Fruit Flies Feast For Pleasure As Well As Necessity
Researchers have begun to explore the underlying neural activity of eating behaviours in fruit flies to better understand the motives that drive feeding.
Their study, published as a Reviewed Preprint in eLife, provides what the editors say is compelling evidence that fruit flies, like people, can eat for pleasure as well as out of necessity. It also offers a framework for further exploring the neural mechanisms behind these hunger drives.
All animals and humans experience hunger. It can be generated by two drives: the need to consume nutrients, such as those provided by a healthy breakfast, and the pleasure that certain foods, such as tasty delicacies, can give us. Decades of research have provided detailed information on brain circuits and mechanisms that control feeding behaviours, but it is unclear which of these contribute to the generation of different motivations to feed.
“In humans, self-reported degrees of hunger are usually poor predictors of the amount of food we actually eat, which has made it difficult to measure and study hunger drives. To better understand the motivations behind feeding in humans and animals, we need to move beyond measures of food intake or foraging behaviour alone,” says first author Kristina Weaver, a graduate student at senior author Scott Pletcher’s lab, University of Michigan Medical School, US. “We need new and complementary methods to explore when and to what degree animals may experience different types of hunger.”
To address this gap, Weaver and colleagues began by defining the feeding behaviours of the fruit fly Drosophila melanogaster at different hunger states. They placed freely moving flies in feeding chambers of the Fly Liquid Interaction Counter system, which allows users to continuously record individual flies’ interactions with food. To record the greatest variety of behaviours, they included flies ranging from 5–20 days old; female and male sated and starved flies; flies housed singly or in groups of up to three; and flies interacting with 5% or 10% sucrose (sugar) food. They recorded 50 flies and over 1,500 separate feeding ‘events’, defined by a continuous set of behaviours that could be separated by intervals of longer than one second in which a fly was not engaging in any observable behaviour. Using their observations, the team then created a library of behaviours that describe what flies do when they eat and classified them into four categories: long feeding events, fast feeding events, interaction events, and other.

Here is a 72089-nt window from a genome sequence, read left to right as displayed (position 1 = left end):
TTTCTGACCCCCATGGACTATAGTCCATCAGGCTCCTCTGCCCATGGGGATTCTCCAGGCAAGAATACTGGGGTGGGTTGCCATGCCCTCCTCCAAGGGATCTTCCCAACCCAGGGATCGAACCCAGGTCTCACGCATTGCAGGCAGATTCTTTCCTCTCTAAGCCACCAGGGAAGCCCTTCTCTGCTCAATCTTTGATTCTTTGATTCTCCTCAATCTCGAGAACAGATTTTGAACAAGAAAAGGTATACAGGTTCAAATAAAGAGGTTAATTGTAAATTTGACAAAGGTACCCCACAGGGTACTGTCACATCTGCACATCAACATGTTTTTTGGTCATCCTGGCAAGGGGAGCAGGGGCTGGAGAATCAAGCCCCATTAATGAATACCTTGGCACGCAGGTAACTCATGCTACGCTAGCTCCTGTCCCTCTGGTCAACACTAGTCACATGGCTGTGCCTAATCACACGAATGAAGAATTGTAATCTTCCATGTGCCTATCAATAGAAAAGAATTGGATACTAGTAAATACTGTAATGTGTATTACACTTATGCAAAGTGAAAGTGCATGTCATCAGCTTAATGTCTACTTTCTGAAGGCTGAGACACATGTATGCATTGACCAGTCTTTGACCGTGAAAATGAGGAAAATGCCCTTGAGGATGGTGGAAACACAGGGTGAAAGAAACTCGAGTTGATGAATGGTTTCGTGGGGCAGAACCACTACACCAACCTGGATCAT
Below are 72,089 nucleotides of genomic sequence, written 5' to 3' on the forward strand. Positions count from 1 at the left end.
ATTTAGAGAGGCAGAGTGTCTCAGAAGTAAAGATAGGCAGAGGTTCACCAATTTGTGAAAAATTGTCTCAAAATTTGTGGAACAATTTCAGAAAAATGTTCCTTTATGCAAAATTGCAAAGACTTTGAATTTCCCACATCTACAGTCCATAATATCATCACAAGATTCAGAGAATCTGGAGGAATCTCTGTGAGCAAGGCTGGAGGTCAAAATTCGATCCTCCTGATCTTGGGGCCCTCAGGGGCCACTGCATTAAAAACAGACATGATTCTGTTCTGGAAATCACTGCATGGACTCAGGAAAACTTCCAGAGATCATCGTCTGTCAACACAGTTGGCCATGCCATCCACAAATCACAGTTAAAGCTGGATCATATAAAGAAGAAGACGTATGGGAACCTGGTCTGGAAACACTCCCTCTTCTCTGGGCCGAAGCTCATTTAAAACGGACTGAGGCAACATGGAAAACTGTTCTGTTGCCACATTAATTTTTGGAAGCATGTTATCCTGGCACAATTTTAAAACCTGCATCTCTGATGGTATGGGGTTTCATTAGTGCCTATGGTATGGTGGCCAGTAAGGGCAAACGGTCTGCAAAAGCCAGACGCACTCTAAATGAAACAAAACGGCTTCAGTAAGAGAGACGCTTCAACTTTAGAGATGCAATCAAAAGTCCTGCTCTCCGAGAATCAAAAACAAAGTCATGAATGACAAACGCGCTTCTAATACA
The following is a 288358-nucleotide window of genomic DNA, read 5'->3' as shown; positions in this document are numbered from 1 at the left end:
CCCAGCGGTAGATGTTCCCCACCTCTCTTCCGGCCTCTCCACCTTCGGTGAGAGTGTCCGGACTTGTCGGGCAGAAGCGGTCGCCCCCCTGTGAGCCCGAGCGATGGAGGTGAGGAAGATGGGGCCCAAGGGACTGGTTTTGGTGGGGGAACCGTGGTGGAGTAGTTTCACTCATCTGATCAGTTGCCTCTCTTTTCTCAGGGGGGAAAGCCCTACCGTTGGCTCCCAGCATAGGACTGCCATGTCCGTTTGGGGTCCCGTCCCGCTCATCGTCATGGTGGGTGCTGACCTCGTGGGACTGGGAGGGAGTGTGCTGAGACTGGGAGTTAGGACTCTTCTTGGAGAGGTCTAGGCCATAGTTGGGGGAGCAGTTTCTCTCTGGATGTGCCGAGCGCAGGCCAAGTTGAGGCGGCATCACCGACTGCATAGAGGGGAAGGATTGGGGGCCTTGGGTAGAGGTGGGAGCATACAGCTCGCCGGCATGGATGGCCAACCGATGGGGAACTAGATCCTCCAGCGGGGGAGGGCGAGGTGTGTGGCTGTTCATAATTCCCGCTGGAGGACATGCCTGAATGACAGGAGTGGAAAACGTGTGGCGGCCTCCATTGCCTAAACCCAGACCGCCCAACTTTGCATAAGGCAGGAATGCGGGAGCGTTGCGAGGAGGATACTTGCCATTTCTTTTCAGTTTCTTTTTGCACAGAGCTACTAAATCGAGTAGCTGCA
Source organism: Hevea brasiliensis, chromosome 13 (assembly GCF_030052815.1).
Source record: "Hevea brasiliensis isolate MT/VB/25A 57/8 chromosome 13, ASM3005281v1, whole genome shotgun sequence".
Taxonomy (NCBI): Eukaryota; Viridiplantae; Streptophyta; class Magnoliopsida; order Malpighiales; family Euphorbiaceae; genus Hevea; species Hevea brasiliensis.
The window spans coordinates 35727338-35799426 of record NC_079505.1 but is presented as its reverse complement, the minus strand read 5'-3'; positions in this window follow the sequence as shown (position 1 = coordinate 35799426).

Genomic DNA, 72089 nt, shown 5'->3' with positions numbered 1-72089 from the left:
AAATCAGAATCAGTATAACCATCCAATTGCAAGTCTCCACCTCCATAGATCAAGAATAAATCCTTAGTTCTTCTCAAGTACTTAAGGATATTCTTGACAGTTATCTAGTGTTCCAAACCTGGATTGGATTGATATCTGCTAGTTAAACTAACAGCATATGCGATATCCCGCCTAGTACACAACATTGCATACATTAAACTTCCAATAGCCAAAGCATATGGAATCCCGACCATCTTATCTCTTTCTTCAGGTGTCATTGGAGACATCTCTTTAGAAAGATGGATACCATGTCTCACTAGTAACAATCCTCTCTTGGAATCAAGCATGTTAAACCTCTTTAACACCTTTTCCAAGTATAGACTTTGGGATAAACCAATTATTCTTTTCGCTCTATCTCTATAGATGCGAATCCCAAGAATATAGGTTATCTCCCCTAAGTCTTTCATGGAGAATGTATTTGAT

After establishing that hungry flies increase the duration of their feeding events as well as the total number of events, they then set out to identify distinct hunger drives using these behaviours. To do this, they designed two types of food choice environments: one to observe need-driven feeding in the flies and one for pleasure-driven feeding.